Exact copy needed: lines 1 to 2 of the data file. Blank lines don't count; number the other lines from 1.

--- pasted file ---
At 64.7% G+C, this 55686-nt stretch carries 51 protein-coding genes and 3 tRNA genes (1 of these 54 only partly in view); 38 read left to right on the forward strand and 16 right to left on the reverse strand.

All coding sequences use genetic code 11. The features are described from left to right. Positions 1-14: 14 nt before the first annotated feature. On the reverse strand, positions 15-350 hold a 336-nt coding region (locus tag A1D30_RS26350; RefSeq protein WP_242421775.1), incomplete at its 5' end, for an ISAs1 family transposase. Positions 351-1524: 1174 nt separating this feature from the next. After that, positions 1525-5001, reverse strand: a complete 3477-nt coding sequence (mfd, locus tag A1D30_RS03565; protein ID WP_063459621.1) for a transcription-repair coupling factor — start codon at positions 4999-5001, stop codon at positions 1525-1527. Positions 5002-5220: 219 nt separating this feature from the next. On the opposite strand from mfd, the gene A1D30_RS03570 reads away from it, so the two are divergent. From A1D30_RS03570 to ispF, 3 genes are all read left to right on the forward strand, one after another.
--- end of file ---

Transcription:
At 64.7% G+C, this 55686-nt stretch carries 51 protein-coding genes and 3 tRNA genes (1 of these 54 only partly in view); 38 read left to right on the forward strand and 16 right to left on the reverse strand.

All coding sequences use genetic code 11. The features are described from left to right. Positions 1-14: 14 nt before the first annotated feature. On the reverse strand, positions 15-350 hold a 336-nt coding region (locus tag A1D30_RS26350; RefSeq protein WP_242421775.1), incomplete at its 5' end, for an ISAs1 family transposase. Positions 351-1524: 1174 nt separating this feature from the next. After that, positions 1525-5001, reverse strand: a complete 3477-nt coding sequence (mfd, locus tag A1D30_RS03565; protein ID WP_063459621.1) for a transcription-repair coupling factor — start codon at positions 4999-5001, stop codon at positions 1525-1527. Positions 5002-5220: 219 nt separating this feature from the next. On the opposite strand from mfd, the gene A1D30_RS03570 reads away from it, so the two are divergent. From A1D30_RS03570 to ispF, 3 genes are all read left to right on the forward strand, one after another.